Filing an Ethics Complaint
REALTORS® are different from non-member licensees in that they voluntarily subscribe to a strict Code of Ethics. If you believe that a North Dakota REALTOR® has violated one or more Articles of the Code of Ethics, you can file an ethics complaint alleging a violation(s) through the North Dakota Association of REALTORS® (NDAR).
Below are instructions as well as several resources to help you understand what filing and processing an ethics complaint entails, and the general process you can expect when filing an ethics complaint with NDAR.
Before You File
A few things to keep in mind:
- Only REALTORS® and REALTOR-ASSOCIATES® are subject to the Code of Ethics of the National Association of REALTORS®.
- If the real estate professional (or their broker) you are dealing with is not a REALTOR®, your only recourse may be the state real state licensing authority or the courts.
- Boards and associations of REALTORS® determine whether the Code of Ethics has been violated, not whether the law or real estate regulations have been broken. Those decisions can only be made by the licensing authorities or the courts.
- Boards of REALTORS® can discipline REALTORS® for violating the Code of Ethics. Typical forms of discipline include attendance at courses and seminars designed to increase REALTORS®’ understanding of the ethical duties or other responsibilities of real estate professionals. REALTORS® may also be reprimanded, fined, or their membership can be suspended or terminated for serious or repeated violations. Boards and associations of REALTORS® cannot require REALTORS® to pay money to parties filing ethics complaints; cannot award “punitive damages” for violations of the Code of Ethics; and cannot suspend or revoke a real estate professional’s license.
- The primary emphasis of discipline for ethical lapses is educational, to create a heightened awareness of and appreciation for the duties the Code imposes. At the same time, more severe forms of discipline, including fines and suspension and termination of membership may be imposed for serious or repeated violations.
- An ethics complaint will never result in financial compensation. If there is a monetary dispute and you hope to regain funds, we recommend North Dakota’s Small Claims Court.
NOTE: Many difficulties between real estate professionals (whether REALTORS® or not) result from misunderstanding, miscommunication, or lack of adequate communication. If you have a problem with your REALTOR®, you may want to speak with them or with a principal broker in the firm. Open, constructive discussion often resolves questions or differences, eliminating the need for further action. If, after discussing matters with your real estate professional or a principal broker in that firm, you are still not satisfied, you may choose to move forward by filing an ethics complaint with the North Dakota Association of REALTORS®.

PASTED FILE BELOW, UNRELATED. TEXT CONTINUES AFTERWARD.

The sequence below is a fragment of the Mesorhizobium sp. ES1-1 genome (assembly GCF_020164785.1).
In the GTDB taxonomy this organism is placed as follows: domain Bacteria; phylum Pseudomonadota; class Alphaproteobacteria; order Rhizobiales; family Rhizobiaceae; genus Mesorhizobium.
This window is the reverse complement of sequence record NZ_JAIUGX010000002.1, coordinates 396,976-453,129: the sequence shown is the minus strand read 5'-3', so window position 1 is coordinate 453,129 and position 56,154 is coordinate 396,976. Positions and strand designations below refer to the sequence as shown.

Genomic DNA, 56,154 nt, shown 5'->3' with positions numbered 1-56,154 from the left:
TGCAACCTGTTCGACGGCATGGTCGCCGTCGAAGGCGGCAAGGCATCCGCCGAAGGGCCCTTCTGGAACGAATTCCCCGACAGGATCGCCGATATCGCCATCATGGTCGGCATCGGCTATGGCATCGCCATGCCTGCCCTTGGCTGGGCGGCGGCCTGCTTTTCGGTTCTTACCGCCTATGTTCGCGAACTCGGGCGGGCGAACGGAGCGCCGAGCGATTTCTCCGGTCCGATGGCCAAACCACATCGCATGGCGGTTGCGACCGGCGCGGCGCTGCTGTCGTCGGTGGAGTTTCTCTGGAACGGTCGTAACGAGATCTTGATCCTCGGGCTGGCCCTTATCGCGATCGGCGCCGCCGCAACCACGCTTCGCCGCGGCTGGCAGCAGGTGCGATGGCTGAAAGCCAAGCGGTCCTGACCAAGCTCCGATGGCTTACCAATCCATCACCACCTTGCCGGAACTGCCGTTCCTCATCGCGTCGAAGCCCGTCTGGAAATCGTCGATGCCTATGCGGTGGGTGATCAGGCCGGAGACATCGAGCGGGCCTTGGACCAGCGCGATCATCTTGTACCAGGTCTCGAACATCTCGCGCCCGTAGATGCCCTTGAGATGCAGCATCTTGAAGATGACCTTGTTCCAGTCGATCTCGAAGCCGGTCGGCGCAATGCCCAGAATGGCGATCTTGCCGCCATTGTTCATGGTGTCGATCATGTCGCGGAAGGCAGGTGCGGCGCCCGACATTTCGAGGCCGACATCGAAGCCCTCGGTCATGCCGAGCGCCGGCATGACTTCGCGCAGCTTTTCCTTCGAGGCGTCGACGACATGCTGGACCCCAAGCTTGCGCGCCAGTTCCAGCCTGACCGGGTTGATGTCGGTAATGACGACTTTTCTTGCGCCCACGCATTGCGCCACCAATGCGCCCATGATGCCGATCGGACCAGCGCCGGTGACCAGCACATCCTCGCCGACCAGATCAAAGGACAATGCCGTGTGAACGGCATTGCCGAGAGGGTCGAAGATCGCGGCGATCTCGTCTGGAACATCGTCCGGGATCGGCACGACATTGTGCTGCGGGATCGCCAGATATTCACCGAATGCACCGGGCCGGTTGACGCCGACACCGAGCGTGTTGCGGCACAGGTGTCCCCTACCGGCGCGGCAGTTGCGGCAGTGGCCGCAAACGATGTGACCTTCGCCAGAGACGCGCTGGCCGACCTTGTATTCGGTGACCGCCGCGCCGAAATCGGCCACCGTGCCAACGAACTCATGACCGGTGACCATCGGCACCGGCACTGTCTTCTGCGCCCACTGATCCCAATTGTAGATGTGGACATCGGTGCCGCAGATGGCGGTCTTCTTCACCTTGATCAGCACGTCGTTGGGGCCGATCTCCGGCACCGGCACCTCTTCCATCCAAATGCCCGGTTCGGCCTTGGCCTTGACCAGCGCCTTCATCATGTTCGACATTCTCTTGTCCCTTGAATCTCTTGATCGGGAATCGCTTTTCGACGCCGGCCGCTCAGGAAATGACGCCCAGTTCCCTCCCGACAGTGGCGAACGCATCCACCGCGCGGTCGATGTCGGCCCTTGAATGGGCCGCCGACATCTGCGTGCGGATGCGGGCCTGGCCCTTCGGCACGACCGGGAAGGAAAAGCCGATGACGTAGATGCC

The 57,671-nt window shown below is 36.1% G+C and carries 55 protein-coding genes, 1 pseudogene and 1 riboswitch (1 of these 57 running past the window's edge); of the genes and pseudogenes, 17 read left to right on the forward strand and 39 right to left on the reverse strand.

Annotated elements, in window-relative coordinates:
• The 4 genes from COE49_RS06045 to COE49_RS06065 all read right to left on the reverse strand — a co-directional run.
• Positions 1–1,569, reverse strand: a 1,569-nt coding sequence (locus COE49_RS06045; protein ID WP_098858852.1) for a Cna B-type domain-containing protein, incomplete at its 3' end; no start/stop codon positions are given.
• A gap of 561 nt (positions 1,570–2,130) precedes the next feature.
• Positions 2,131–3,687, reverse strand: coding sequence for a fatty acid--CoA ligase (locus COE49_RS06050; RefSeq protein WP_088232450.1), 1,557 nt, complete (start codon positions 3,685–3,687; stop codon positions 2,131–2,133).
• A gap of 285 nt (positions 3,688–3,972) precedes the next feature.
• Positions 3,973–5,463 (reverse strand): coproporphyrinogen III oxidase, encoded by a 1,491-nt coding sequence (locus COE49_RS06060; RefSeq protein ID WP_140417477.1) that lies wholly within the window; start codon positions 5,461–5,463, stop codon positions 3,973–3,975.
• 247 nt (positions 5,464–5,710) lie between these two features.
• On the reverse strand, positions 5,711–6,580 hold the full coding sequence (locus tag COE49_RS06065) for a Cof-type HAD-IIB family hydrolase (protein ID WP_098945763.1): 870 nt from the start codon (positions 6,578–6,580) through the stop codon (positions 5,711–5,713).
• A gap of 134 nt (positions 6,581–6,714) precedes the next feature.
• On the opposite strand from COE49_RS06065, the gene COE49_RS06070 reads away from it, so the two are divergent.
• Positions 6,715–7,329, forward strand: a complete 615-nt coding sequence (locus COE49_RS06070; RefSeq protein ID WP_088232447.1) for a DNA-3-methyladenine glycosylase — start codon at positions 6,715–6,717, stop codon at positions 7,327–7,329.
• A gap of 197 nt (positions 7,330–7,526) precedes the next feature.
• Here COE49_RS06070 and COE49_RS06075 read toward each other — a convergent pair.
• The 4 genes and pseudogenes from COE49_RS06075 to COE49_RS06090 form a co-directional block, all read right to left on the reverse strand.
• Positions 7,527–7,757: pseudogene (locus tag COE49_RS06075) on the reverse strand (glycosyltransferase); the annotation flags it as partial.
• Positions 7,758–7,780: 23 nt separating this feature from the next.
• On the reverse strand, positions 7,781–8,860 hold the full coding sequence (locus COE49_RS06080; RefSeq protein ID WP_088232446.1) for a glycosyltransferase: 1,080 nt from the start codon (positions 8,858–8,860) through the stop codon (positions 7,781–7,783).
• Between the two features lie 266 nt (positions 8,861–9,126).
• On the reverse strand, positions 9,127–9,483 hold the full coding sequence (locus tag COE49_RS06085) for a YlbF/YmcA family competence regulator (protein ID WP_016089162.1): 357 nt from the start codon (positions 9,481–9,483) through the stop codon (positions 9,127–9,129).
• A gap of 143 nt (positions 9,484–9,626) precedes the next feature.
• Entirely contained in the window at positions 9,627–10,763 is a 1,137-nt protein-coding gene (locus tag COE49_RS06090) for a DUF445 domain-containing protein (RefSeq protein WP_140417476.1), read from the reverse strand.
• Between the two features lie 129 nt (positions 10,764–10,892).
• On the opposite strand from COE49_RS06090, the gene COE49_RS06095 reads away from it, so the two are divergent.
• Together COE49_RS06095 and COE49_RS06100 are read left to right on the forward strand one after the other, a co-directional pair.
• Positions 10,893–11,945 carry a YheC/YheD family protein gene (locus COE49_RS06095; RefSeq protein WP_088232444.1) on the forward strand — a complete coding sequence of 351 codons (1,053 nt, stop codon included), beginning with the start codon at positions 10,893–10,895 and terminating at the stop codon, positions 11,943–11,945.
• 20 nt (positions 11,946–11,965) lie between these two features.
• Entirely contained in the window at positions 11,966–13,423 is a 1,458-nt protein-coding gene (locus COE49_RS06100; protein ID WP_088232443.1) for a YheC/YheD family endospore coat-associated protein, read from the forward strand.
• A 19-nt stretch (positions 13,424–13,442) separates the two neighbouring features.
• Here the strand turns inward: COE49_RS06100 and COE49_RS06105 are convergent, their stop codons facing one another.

Mediation is NDAR’s preferred method of dispute resolution. NDAR offers mediation for consumer-REALTOR® and REALTOR®-REALTOR® conflicts free of charges as an informal dispute resolving process. If interested in resolving the dispute through mediation, rather than an ethics hearing, please contact NDAR for more information and to schedule a session with our trained mediator.
How to File an Ethics Complaint
- Review the Code of Ethics and determine which Articles may have been violated.
- Write a detailed narrative listing specific reasons you believe the Article(s) was violated.
- Gather documents to support your complaint, including any relevant transaction forms, photographs/videos, emails, etc.
NOTE: The Complainant has the burden of burden of proving that the Code of Ethics or other membership duty has been violated. The standard of proof, as described in the NAR Code of Ethics and Arbitration Manual, must be “clear, strong, and convincing.”
- Complete Form #E-1 – Ethics Complaint (contact email@example.com to receive a copy of this form) and submit all materials to NDAR.
Per NAR policy, ethics complaints must be filed with the North Dakota Association of REALTORS® within one hundred eighty (180) days from the time the Complainant knew (or reasonably should have known) that potentially unethical conduct took place.
If the Grievance Panel ultimately decides to move the complaint forward to a hearing, the Complainant is required to attend the hearing. If the Complainant fails to or refuses to attend the hearing, the complaint will be dismissed.
For more information on alternatives to consider before filing an ethics complaint, as well as what to expect after filing a complaint, you can click here.